Authorities in southwestern China’s Sichuan Province say at least 12 people have died and 10 are missing following heavy rains, adding to a grow toll from summer flooding across the country.
Sichuan’s Mianning County was battered by storms on Friday and Saturday, with flooding especially bad in Yihai Township, the county government reported. Two vehicles plunged into a river along a flood-damaged highway, and 7,705 people were evacuated in the area.
According to Press TV, the area lies on a plain at the foot of steep hills that eventually rise to the Tibetan Plateau, the source of China’s major rivers.
Nationally, flooding since the start of June has left 78 people dead or missing, destroyed or damaged more than 100,000 homes and caused direct economic losses estimated at more than 25 billion yuan ($3.5 billion), the Ministry of Emergency Management said on Sunday.
Seasonal flooding hits much of China each year, and authorities have sought to mitigate the damage through the use of dams, particularly the massive Three Gorges structure on the Yangtze.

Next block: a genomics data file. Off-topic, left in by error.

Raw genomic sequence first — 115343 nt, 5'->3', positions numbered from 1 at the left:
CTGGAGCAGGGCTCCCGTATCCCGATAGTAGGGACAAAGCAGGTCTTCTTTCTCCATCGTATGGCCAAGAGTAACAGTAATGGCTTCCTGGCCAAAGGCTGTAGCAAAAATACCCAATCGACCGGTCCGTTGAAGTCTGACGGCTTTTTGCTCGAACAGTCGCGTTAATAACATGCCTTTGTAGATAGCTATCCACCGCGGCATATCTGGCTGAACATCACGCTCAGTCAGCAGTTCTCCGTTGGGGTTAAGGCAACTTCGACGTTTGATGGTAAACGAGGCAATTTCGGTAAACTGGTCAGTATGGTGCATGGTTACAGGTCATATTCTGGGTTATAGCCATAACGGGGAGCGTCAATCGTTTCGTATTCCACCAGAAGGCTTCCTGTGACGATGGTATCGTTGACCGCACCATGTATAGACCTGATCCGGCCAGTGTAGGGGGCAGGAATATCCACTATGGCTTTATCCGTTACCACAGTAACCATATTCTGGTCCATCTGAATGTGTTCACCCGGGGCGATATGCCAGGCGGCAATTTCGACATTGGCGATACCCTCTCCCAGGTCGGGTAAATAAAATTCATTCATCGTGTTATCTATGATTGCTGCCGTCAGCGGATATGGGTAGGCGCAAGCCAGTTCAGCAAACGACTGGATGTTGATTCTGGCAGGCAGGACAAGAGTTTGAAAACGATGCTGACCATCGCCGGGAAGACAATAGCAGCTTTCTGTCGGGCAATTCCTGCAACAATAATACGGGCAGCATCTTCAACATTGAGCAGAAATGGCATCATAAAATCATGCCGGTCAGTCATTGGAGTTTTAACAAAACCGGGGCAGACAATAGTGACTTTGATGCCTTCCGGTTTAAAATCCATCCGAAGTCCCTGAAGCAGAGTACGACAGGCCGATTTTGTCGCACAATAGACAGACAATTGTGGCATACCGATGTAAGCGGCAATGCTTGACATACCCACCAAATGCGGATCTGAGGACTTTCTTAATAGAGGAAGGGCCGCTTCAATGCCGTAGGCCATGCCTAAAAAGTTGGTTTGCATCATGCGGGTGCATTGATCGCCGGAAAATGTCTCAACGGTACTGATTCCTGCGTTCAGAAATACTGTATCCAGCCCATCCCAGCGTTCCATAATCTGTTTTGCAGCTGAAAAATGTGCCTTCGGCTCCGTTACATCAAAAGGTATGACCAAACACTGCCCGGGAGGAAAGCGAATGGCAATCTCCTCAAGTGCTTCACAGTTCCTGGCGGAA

China’s worst floods in recent years were in 1998, when more than 2,000 people died and almost 3 million homes were destroyed.
China on blue alert as rainstorms continue to wreak havoc
China’s national observatory on Monday issued a blue alert for rainstorms as heavy downpours continue to wreak havoc in vast stretches of the country.
From Monday morning to Tuesday morning, heavy rain and rainstorms are expected in the provinces of Zhejiang, Anhui, Hubei, Jiangxi, Hunan, Guizhou, Yunnan, Sichuan, Hebei and Shandong, the National Meteorological Center said.
Some of these regions will see up to 70 mm of hourly precipitation accompanied by thunderstorms and strong winds, the center said.
The center advised local authorities to remain alert for possible flooding, landslides and mudslides and recommended halting outdoor operations in hazardous areas.
China has a four-tier color-coded weather warning system, with red representing the most severe, followed by orange, yellow and blue.
Since June, continuous downpours have lashed large parts of southern China and the waters of many rivers in the affected regions exceeded warning levels.
China on Sunday activated a level-IV emergency response, the lowest in the country’s four-tier warning system, after rainstorms triggered floods in central and southwestern regions of the country